Title: The geographic distribution of Proto-Slavic dialectisms and the genesis of the South Slavic languages. Ph. D. dissertation. (Географическое распределение протославянских диалектизмов и происхождение южнославянских языков)
Author: Vergunova, Ludmila (Вергунова, Людмила)
Publisher: University of Michigan, 1996
According to recent scholarship, the ancient dialectal division of Proto-Slavic does not overlap with the geography of modern Slavic dialects and was obscured by the migrations of Slavic peoples in the first millennium C. E. Traces of the ancient Proto-Slavic dialects are evident on the level of smaller dialectal units and regional vernaculars. The isoglosses (mainly lexical and semantic), connect modern South Slavic subdialects with different territories of the northern Slavic world. These connections expose the compound nature of modern Slavic dialects and the convergent processes of linguistic acculturation, based on geographical proximity or political unity, which led to their creation.
The goal of this work is to provide additional arguments to support a hypothesis that rejects the idea of a homogeneous Proto-Slavic or the direct development of modern Slavic dialects from Proto-Slavic ones. This is accomplished through retrospective analysis of the modern geographical distribution of selected Proto-Slavic words and their meanings. The data were drawn from samples of dialectal speech recorded during this century, toponyms, regional dictionaries and linguistic atlases, and the author’s own fieldwork. Among the findings of this work is a sharp division of Carpathian dialects into western and eastern. The eastern part includes Ukrainian Carpathian and sub-Carpathian dialects and east Slovak dialects. The dialects of this region differ sharply from Ukrainian dialects east of the Dnestr river but have numerous correspondences with the southeastern part of the central Balkan peninsula. On the other hand, west Slovenian, Chakavian-island, and some Macedonian dialects (the so-called Balkan lateral area) do not share ancient lexical and semantic isoglosses with the east Carpathian region. Kajkavian and east Slovenian dialects also show no correspondences in the east Carpathian region and no traces of a Dacian or Thracian substratum.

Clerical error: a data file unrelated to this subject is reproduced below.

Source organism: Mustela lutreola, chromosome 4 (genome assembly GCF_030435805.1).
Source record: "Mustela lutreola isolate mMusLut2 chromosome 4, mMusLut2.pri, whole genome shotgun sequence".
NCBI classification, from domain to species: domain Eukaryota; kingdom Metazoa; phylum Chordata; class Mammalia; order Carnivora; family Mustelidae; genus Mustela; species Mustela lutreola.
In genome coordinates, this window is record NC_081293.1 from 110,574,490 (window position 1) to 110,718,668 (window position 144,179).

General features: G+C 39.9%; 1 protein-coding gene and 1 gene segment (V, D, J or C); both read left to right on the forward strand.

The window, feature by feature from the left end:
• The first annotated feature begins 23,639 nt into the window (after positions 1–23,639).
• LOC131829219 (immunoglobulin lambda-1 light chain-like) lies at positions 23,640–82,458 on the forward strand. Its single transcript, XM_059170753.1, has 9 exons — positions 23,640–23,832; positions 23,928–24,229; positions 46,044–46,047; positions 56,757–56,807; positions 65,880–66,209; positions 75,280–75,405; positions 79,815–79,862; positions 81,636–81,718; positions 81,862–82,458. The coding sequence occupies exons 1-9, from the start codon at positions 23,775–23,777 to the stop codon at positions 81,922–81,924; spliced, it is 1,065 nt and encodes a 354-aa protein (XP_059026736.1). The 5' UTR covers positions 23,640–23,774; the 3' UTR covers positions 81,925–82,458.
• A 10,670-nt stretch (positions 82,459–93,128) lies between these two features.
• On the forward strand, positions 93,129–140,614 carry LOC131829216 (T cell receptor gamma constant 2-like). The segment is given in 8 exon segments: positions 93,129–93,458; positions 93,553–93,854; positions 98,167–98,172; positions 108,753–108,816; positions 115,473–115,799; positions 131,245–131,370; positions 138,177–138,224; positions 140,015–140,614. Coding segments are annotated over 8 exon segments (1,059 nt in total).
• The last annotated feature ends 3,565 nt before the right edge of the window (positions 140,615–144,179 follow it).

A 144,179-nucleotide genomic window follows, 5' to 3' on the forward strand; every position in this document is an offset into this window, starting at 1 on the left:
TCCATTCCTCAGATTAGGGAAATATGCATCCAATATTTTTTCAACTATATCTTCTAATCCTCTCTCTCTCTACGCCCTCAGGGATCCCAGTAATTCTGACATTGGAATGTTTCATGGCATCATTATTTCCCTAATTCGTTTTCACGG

The author comes to the conclusion that the Slavic colonization of the Balkan peninsula was actually a starting point for leveling tendencies which with time brought the rise of a Balkan linguistic unity and not the beginning of a dialectal division of South Slavic dialects. The work is written in Russian with numerous citations in other Slavic languages and summary in English.